ANDOVER (AP) — On a warm summer day in July 2006, Robin Aleo climbed to the top of a 6-foot inflatable pool slide and slid down head first. As she neared the bottom, the slide partially collapsed and Aleo slammed her head on the concrete pool deck, causing fatal injuries.
Five years later, a jury awarded Aleo’s family more than $20 million, finding that the slide sold by Toys R Us did not comply with federal safety standards for swimming pool slides.
Toys R Us will go before the highest court in Massachusetts today to ask that the award be overturned.
The national chain argues that the 1976 Consumer Product Safety Commission regulation cited by Aleo’s family does not apply to inflatable in-ground pool slides, but only to rigid pool slides. Toys R Us also says the trial judge allowed lawyers for Aleo’s family to inflame the jury by accusing Toys R Us of importing an “illegal” product when it had relied on a certification that the slide met all safety regulations.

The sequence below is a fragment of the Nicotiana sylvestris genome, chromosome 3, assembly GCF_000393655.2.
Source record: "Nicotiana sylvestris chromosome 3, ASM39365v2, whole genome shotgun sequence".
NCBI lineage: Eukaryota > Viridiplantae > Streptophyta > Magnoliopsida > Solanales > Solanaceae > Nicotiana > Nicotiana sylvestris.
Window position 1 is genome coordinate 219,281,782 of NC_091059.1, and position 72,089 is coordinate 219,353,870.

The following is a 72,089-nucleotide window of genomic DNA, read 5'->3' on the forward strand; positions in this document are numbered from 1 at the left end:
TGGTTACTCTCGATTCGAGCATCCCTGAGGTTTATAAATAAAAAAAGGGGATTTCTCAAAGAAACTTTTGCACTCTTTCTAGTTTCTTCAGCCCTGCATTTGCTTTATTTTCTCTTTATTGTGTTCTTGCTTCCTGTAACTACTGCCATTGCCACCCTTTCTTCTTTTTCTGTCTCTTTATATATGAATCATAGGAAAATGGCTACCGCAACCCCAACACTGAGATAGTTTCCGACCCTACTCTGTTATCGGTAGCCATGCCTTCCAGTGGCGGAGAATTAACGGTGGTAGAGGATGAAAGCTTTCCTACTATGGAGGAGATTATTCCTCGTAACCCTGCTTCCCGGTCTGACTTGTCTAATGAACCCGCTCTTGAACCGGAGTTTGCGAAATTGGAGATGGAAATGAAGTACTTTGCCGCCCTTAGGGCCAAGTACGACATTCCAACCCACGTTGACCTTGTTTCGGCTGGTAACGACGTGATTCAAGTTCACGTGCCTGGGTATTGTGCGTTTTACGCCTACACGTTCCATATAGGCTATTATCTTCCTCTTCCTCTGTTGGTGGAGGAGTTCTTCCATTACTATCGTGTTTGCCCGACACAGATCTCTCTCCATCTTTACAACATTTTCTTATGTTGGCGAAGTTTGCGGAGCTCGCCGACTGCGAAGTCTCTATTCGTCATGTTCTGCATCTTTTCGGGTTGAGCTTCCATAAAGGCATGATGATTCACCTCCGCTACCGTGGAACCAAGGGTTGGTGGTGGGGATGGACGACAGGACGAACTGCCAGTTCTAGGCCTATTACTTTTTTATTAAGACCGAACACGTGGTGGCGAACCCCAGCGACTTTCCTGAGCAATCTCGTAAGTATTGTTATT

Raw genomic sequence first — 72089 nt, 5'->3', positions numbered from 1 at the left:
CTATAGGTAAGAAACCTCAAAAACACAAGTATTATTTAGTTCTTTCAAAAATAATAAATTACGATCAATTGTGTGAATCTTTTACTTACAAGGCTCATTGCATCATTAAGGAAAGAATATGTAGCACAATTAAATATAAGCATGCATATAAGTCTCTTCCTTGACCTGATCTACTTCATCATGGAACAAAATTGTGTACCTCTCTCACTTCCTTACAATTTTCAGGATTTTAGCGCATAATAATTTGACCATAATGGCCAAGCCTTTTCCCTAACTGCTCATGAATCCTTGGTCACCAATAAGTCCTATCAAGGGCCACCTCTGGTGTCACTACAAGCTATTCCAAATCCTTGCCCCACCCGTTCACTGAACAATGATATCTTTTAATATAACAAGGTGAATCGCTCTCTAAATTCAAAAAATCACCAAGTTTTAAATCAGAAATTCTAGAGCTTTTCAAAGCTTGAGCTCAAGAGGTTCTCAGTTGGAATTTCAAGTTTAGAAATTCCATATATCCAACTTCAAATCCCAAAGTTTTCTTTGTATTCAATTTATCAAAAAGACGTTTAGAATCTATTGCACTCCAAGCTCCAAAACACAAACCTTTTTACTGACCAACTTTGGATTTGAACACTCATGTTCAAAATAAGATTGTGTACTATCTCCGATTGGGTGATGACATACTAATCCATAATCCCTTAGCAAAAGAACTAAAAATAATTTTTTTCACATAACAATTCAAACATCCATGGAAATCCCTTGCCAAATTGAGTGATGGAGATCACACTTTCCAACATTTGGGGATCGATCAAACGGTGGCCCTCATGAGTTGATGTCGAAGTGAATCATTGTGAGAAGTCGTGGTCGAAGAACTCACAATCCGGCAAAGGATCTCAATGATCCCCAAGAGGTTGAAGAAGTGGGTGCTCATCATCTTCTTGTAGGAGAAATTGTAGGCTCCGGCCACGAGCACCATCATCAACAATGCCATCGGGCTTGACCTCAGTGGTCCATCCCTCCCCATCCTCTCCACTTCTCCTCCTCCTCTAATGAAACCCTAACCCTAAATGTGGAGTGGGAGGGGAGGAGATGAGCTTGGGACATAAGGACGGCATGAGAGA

Aleo, 29, of Louisville, Colo., was visiting relatives in Andover when she went down a “Banzai” pool slide. Her husband, Michael, and 15-month-old daughter were watching as her head hit the pool deck. She suffered a broken neck and died the next day at a Boston hospital.
A jury in Salem Superior Court awarded Aleo’s estate $20.6 million in 2011, including $2.5 million in anticipated lost income from Aleo’s career in advertising and marketing, $100,000 for pain and suffering before her death and $18 million in punitive damages. Toys R Us argues that the $18 million in punitive damages was “grossly excessive.”
Lawyers for Aleo’s husband say pool slides have been subject to a federal safety standard since 1976. The standard applies to all pool slides, no matter what they are made of, said Benjamin Zimmermann, a Boston attorney who represents Michael Aleo.